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Movie Review: 'Jayhawkers' Gives Kansans Plenty To Think About

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You may or may not realize this, but up the road just a couple of hours is an Oscar-winner: KU film professor Kevin Willmott. He won the award for co-writing BlacKkKlansman, and is almost certain to be at least nominated again this year for Da 5 Bloods.


But long before he was winning Oscars with Spike Lee, Willmott was writing and directing his own movies, exploring some fascinating ideas and showing an ability to work around his microbudgets. Unfortunately, his movies haven’t been the easiest to get ahold of, so I was excited to see his 2014 film, Jayhawkers, pop up recently on Amazon Prime.


Jayhawkers dramatizes the few years in the 1950s in which legendary KU basketball coach Phog Allen recruited and brought in Wilt Chamberlain to play for the school. And certainly there’s plenty of basketball, shot in high-contrast black-and-white close-up, an artistic decision that both helps to cover up the movie’s budget constraints and is clearly influenced by Martin Scorsese’s Raging Bull, to which those scenes actually compare pretty favorably.


But of course Willmott has plenty on his mind beyond basketball, and he touches on a range of issues raised by Chamberlain’s presence in Lawrence—the film calls back to Kansas’s abolitionist history, but isn’t shy about exposing the hypocrisy of a place that calls itself the “Free State” and still requires its black residents to sit in the balcony of theaters. That business owners allowed Chamberlain some degree of, quote, “honorary whiteness,” at least while KU was winning games, is just as damning. And the movie does at least begin to address the dishonest tactics involved in college recruiting and the NCAA’s commodification of its athletes.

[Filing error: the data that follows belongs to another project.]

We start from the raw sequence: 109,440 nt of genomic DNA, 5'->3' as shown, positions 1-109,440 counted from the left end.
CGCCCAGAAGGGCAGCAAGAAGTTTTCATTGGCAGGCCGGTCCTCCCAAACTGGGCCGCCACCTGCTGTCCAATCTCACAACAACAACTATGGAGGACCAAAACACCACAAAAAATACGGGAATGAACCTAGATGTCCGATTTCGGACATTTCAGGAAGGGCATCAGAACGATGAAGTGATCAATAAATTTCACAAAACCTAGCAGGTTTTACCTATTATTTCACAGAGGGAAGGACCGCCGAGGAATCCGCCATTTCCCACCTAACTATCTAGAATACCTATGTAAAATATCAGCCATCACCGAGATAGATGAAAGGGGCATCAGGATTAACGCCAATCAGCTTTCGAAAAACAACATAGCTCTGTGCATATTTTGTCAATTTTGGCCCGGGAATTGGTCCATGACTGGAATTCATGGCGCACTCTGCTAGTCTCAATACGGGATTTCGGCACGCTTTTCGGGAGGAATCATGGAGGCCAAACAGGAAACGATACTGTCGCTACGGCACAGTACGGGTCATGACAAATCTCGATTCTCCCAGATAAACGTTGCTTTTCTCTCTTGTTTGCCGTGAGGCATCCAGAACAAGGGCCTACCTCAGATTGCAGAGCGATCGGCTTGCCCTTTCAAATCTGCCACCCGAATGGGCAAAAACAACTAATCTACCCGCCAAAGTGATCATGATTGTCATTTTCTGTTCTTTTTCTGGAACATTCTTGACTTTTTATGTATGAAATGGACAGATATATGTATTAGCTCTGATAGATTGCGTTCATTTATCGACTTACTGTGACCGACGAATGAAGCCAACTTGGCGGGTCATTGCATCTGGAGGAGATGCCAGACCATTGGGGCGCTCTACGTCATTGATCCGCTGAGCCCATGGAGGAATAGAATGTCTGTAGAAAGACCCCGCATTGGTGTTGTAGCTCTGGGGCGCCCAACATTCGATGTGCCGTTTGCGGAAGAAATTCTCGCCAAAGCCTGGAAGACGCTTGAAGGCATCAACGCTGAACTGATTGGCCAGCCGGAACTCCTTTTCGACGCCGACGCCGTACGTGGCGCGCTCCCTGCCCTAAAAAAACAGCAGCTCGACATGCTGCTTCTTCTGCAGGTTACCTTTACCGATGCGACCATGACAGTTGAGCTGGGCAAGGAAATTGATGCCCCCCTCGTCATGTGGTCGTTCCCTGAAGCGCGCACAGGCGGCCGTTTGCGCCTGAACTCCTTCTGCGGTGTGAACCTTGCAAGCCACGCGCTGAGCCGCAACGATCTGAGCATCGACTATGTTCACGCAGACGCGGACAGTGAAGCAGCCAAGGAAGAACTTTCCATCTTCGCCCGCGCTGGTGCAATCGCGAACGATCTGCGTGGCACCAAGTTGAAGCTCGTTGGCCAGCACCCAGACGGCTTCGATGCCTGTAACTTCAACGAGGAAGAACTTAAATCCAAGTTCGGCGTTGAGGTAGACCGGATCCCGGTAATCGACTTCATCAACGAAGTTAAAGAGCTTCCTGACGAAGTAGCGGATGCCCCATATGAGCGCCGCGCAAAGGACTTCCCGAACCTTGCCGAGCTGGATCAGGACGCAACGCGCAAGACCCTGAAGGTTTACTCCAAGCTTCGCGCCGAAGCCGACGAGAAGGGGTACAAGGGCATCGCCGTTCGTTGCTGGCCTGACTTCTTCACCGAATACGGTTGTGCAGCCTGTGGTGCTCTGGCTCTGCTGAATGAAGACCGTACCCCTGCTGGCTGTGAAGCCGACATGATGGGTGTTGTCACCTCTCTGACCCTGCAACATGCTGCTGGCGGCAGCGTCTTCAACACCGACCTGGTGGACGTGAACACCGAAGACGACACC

Jayhawkers definitely has warts—the acting is not strong, the pacing could use work, and some complex issues need a deeper dive. But even this Shocker fan can make allowances—Willmott’s made a nifty film that should give Kansans plenty to think about. 

Fletcher Powell has worked at KMUW since 2009 as a producer, reporter, and host. He's been the host of All Things Considered since 2012 and KMUW's movie critic since 2016. Fletcher is a member of the Critics Choice Association.